Delirium in the Elderly
Understanding this Medical Emergency
Delirium is a sudden onset of mental confusion causing changes in behavior. It is important to know that delirium is not dementia and older people are at greatest risk. Learn to recognize the symptoms early, it can save a life!
What does Delirium look like?
- Restless and upset
- Slurred speech
- Not making sense
- Mix-up days and nights
- Sleepy, then alert
- Cannot concentrate
- More alert than normal
- Not knowing where you are
- Trouble staying awake
What causes Delirium?
- Not taking medication
- Surgery with anesthesia
- High/low blood sugar
What puts someone at risk for developing Delirium?
Some causes are medication, infection, and being hospitalized. You are more likely to develop it if you:
- Had delirium in the past
- Have memory problems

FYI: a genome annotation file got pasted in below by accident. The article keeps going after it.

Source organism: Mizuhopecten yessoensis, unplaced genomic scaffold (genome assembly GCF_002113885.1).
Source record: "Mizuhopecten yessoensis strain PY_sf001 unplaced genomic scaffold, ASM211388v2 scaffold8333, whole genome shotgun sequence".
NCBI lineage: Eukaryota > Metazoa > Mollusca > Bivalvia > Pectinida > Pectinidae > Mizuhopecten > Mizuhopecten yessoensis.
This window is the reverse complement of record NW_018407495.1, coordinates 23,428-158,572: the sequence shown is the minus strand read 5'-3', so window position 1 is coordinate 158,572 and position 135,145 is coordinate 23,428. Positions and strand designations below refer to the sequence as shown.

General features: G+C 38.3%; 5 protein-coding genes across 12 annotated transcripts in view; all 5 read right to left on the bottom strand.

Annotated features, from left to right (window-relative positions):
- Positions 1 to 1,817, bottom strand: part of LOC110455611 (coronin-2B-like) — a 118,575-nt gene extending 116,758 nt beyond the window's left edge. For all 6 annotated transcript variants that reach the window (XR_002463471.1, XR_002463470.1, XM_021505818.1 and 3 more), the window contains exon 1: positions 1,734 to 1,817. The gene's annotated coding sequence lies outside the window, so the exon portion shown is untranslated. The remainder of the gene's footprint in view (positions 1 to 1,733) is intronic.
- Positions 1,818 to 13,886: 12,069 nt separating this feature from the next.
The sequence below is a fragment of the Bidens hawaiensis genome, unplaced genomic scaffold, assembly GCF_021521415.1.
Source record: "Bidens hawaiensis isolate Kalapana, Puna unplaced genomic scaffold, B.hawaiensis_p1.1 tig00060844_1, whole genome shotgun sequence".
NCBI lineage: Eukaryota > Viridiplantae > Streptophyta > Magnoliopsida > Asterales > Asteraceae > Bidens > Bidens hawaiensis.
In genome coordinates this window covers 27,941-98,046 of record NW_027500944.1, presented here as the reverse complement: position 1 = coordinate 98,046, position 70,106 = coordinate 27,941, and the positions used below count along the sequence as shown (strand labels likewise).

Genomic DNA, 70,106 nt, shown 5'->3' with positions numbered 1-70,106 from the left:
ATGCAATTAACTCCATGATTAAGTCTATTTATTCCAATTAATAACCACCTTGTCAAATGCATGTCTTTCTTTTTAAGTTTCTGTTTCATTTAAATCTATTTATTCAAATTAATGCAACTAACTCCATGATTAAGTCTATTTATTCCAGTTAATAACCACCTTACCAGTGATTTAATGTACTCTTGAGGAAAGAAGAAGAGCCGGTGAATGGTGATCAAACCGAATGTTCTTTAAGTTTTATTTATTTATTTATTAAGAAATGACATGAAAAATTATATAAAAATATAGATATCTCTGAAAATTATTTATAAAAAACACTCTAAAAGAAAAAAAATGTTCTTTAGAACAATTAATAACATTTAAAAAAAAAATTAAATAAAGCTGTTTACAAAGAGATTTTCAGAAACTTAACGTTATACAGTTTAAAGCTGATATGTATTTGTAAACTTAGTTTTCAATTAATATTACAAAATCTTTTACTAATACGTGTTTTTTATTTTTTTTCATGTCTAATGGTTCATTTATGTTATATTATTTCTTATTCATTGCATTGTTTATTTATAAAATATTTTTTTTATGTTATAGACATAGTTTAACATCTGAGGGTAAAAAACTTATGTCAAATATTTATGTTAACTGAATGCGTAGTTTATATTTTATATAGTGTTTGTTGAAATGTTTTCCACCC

- Problems with sleep
- Problems with hearing
- Take more than 5 medications
How is it treated?
Treatment may include a small amount of medication, and removing the cause of the delirium
Is Delirium permanent?
Delirium often clears in a few days or weeks. Some may not respond to treatment for many weeks. You may also see problems with memory and thought process that do not go away. Talk to your health provider about your concerns.
Questions to ask your health care provider:
- What is causing delirium?
- How long will it last?
- Will my family member get better?
- Can I prevent it?
- Can environmental changes help?
- How can we as a family help?
What can I do to help?
- Promote healthy rest and sleep. Reduce noise; keep lights low when resting; provide comfort with a blanket, warm drink, or backrub; and try to discourage use of sleeping pills
- Promote physical activity such as walking and safe activities
- Keep them hydrated with fluids and help with eating
- Promote healthy hearing and vision with hearing aids, glasses, and enough light
- Create mental stimulation by visiting, talking about events and reading out loud
Resources: Hamilton Health Science patient education, regional Geriatric Program (2002); Capital Health Region Day Program (1997); Upper Geriatric Outreach Program (2004); and North York General Hospital (2003).
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